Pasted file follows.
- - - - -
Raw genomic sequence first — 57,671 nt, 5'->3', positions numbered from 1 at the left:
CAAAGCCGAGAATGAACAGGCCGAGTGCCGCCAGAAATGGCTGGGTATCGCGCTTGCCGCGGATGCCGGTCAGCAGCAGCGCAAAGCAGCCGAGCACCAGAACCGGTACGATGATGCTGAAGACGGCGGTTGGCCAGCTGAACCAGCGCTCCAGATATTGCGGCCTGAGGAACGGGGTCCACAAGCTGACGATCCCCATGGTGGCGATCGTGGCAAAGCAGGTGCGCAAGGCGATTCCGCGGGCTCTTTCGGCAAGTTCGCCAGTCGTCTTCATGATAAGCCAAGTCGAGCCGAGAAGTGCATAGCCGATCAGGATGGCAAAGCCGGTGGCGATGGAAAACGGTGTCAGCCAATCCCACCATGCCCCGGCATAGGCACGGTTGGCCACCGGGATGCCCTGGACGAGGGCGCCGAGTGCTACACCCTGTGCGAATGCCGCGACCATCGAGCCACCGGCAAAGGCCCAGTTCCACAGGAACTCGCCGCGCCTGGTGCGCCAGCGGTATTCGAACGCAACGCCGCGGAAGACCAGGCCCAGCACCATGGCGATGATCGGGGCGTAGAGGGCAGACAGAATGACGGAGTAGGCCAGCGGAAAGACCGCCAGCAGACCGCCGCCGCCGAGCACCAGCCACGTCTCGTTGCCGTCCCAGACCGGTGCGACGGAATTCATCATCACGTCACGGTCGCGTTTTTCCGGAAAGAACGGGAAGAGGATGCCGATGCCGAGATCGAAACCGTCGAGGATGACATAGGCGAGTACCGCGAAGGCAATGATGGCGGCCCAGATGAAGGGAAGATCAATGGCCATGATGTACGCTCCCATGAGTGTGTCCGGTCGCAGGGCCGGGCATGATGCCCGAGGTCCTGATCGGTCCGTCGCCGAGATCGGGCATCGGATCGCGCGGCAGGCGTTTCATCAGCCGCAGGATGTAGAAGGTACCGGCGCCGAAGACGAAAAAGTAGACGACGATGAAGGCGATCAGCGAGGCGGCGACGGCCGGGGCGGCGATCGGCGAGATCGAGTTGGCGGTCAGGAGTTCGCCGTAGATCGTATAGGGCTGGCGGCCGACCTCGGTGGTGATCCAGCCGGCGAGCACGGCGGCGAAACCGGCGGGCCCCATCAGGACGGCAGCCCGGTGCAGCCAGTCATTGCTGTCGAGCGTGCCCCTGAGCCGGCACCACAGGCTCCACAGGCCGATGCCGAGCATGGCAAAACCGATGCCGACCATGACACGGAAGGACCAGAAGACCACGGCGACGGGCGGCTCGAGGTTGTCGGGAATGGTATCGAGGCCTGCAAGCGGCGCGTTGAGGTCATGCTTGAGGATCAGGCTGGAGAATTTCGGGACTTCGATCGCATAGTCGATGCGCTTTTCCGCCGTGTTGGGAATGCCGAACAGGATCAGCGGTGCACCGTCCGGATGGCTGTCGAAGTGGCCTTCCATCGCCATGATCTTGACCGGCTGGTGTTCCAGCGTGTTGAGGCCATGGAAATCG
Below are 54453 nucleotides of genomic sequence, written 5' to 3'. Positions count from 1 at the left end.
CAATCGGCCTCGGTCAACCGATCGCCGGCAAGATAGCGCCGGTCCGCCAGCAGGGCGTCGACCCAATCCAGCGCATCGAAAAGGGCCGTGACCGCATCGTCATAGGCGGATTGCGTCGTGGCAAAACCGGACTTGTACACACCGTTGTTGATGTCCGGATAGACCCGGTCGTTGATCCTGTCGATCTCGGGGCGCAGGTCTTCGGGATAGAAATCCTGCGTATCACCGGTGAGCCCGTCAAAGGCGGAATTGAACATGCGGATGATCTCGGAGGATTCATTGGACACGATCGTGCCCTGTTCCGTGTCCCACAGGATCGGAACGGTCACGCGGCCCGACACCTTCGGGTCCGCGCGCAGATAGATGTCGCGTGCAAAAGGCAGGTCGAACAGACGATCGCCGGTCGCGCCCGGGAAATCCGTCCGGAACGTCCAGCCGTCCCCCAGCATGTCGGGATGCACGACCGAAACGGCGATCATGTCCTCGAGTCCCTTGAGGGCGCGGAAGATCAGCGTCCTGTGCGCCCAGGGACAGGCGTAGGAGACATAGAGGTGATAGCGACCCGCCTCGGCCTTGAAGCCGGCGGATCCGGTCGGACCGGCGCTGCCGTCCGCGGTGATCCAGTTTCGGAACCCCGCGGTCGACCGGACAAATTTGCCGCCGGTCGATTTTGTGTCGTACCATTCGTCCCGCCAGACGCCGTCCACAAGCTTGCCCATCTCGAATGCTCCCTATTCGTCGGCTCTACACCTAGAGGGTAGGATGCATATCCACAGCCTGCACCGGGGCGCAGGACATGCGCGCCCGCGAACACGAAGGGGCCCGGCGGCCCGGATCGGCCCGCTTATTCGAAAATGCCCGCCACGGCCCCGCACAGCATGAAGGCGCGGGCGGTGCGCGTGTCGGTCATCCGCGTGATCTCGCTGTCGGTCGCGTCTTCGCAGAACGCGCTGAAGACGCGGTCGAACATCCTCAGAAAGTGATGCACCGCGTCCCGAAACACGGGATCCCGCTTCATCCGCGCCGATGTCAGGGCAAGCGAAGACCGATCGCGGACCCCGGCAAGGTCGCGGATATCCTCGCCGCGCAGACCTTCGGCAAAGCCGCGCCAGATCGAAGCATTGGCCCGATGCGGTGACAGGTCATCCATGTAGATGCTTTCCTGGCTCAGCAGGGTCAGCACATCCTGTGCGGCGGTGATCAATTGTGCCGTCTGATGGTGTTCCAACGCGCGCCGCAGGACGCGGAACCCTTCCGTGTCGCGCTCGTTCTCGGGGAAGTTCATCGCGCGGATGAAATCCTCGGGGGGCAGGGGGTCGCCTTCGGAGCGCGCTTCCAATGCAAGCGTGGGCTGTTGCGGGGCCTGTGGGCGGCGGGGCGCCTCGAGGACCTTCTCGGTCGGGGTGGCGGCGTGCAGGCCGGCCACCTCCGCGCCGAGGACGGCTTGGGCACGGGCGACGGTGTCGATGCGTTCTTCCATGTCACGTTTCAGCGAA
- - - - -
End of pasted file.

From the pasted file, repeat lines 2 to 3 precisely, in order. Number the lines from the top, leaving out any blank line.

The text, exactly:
CAAAGCCGAGAATGAACAGGCCGAGTGCCGCCAGAAATGGCTGGGTATCGCGCTTGCCGCGGATGCCGGTCAGCAGCAGCGCAAAGCAGCCGAGCACCAGAACCGGTACGATGATGCTGAAGACGGCGGTTGGCCAGCTGAACCAGCGCTCCAGATATTGCGGCCTGAGGAACGGGGTCCACAAGCTGACGATCCCCATGGTGGCGATCGTGGCAAAGCAGGTGCGCAAGGCGATTCCGCGGGCTCTTTCGGCAAGTTCGCCAGTCGTCTTCATGATAAGCCAAGTCGAGCCGAGAAGTGCATAGCCGATCAGGATGGCAAAGCCGGTGGCGATGGAAAACGGTGTCAGCCAATCCCACCATGCCCCGGCATAGGCACGGTTGGCCACCGGGATGCCCTGGACGAGGGCGCCGAGTGCTACACCCTGTGCGAATGCCGCGACCATCGAGCCACCGGCAAAGGCCCAGTTCCACAGGAACTCGCCGCGCCTGGTGCGCCAGCGGTATTCGAACGCAACGCCGCGGAAGACCAGGCCCAGCACCATGGCGATGATCGGGGCGTAGAGGGCAGACAGAATGACGGAGTAGGCCAGCGGAAAGACCGCCAGCAGACCGCCGCCGCCGAGCACCAGCCACGTCTCGTTGCCGTCCCAGACCGGTGCGACGGAATTCATCATCACGTCACGGTCGCGTTTTTCCGGAAAGAACGGGAAGAGGATGCCGATGCCGAGATCGAAACCGTCGAGGATGACATAGGCGAGTACCGCGAAGGCAATGATGGCGGCCCAGATGAAGGGAAGATCAATGGCCATGATGTACGCTCCCATGAGTGTGTCCGGTCGCAGGGCCGGGCATGATGCCCGAGGTCCTGATCGGTCCGTCGCCGAGATCGGGCATCGGATCGCGCGGCAGGCGTTTCATCAGCCGCAGGATGTAGAAGGTACCGGCGCCGAAGACGAAAAAGTAGACGACGATGAAGGCGATCAGCGAGGCGGCGACGGCCGGGGCGGCGATCGGCGAGATCGAGTTGGCGGTCAGGAGTTCGCCGTAGATCGTATAGGGCTGGCGGCCGACCTCGGTGGTGATCCAGCCGGCGAGCACGGCGGCGAAACCGGCGGGCCCCATCAGGACGGCAGCCCGGTGCAGCCAGTCATTGCTGTCGAGCGTGCCCCTGAGCCGGCACCACAGGCTCCACAGGCCGATGCCGAGCATGGCAAAACCGATGCCGACCATGACACGGAAGGACCAGAAGACCACGGCGACGGGCGGCTCGAGGTTGTCGGGAATGGTATCGAGGCCTGCAAGCGGCGCGTTGAGGTCATGCTTGAGGATCAGGCTGGAGAATTTCGGGACTTCGATCGCATAGTCGATGCGCTTTTCCGCCGTGTTGGGAATGCCGAACAGGATCAGCGGTGCACCGTCCGGATGGCTGTCGAAGTGGCCTTCCATCGCCATGATCTTGACCGGCTGGTGTTCCAGCGTGTTGAGGCCATGGAAATCG
Below are 54453 nucleotides of genomic sequence, written 5' to 3'. Positions count from 1 at the left end.